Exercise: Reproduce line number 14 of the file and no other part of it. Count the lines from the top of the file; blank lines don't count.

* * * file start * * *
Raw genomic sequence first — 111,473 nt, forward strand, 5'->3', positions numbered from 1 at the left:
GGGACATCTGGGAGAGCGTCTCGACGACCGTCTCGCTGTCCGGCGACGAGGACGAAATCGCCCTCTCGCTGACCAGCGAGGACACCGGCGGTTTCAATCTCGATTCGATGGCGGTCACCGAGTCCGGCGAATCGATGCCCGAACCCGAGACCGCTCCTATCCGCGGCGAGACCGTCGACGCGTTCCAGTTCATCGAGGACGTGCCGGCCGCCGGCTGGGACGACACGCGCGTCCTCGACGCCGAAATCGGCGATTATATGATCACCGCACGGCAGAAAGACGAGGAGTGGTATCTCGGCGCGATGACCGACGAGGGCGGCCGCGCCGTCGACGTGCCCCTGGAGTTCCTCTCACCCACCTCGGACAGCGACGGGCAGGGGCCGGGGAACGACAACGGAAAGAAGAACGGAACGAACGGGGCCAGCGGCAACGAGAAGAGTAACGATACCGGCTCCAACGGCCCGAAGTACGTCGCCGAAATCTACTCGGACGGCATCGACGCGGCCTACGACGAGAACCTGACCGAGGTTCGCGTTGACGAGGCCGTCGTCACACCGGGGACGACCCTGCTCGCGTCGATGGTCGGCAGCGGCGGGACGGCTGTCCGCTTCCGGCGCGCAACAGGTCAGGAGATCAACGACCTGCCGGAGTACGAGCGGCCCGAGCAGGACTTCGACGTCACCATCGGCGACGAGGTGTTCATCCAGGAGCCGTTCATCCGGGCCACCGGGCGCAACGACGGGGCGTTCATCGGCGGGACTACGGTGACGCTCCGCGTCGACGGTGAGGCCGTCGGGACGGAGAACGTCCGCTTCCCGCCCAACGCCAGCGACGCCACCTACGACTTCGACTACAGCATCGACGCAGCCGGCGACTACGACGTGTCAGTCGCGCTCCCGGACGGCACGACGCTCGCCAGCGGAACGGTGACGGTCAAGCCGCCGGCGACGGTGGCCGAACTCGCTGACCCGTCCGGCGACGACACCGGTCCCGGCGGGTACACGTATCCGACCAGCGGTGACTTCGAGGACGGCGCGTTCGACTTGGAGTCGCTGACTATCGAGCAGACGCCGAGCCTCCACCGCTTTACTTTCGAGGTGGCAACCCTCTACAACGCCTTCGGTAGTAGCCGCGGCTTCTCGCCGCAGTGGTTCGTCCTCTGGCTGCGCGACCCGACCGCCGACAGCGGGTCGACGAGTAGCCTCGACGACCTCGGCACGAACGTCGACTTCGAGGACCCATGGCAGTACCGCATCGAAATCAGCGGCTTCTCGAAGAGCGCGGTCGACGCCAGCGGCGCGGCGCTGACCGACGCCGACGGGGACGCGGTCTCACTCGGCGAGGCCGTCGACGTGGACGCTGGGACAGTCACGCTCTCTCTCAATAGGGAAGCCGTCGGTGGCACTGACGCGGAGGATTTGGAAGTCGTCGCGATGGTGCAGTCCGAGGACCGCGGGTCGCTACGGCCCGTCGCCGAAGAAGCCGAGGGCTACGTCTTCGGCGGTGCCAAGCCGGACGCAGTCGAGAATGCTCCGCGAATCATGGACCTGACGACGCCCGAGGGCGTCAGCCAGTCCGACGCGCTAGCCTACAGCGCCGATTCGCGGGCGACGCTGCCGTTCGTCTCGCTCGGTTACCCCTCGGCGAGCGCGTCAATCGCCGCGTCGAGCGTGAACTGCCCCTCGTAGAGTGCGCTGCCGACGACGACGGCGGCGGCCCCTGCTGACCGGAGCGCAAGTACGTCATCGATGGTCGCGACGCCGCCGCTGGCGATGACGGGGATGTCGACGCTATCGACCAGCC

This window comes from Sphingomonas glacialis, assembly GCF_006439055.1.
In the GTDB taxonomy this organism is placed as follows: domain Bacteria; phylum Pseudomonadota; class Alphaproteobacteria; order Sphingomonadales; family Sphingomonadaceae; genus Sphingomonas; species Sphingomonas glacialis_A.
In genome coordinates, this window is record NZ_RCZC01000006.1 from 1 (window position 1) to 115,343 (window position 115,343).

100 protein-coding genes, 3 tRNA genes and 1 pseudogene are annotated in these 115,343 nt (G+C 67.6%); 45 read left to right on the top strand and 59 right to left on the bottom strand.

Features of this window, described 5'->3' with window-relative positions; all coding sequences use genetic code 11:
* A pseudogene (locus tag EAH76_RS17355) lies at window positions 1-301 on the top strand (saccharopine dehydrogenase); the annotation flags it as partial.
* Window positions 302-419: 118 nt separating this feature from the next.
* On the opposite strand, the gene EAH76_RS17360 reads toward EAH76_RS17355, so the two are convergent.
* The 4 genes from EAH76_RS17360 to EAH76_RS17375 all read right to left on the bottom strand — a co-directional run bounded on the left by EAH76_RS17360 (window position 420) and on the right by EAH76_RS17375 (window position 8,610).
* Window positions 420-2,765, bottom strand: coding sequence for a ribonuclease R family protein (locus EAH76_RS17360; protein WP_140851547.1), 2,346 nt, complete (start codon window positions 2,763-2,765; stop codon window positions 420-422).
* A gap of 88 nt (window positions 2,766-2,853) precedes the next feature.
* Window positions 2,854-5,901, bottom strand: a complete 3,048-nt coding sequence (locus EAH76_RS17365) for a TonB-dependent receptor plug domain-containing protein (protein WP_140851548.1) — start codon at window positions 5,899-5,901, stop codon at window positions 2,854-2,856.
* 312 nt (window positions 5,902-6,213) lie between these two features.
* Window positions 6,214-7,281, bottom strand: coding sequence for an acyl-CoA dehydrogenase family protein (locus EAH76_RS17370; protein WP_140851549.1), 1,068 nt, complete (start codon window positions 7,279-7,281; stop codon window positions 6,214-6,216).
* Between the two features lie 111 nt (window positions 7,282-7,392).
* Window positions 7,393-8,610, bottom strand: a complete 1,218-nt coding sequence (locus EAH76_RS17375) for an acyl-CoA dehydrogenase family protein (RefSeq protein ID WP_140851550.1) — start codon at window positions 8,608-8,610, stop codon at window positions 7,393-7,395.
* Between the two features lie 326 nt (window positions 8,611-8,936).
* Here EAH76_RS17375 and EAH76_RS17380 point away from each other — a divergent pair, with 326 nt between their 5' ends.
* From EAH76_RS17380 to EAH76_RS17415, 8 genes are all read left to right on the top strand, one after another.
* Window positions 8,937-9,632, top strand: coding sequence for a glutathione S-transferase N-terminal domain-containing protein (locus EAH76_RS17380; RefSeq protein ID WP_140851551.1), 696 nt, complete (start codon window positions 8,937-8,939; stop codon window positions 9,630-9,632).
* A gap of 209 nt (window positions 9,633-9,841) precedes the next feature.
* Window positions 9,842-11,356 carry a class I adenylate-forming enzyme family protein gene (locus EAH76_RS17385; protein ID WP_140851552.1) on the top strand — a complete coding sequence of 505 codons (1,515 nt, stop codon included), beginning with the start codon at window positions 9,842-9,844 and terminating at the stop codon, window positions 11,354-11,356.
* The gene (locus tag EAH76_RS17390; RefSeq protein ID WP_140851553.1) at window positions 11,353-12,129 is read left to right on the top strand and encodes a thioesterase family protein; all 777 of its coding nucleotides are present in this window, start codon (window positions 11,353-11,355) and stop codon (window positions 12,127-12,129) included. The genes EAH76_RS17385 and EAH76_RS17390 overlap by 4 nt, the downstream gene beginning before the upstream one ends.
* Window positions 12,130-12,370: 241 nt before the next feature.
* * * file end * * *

* Window positions 2,854-5,901, bottom strand: a complete 3,048-nt coding sequence (locus EAH76_RS17365) for a TonB-dependent receptor plug domain-containing protein (protein WP_140851548.1) — start codon at window positions 5,899-5,901, stop codon at window positions 2,854-2,856.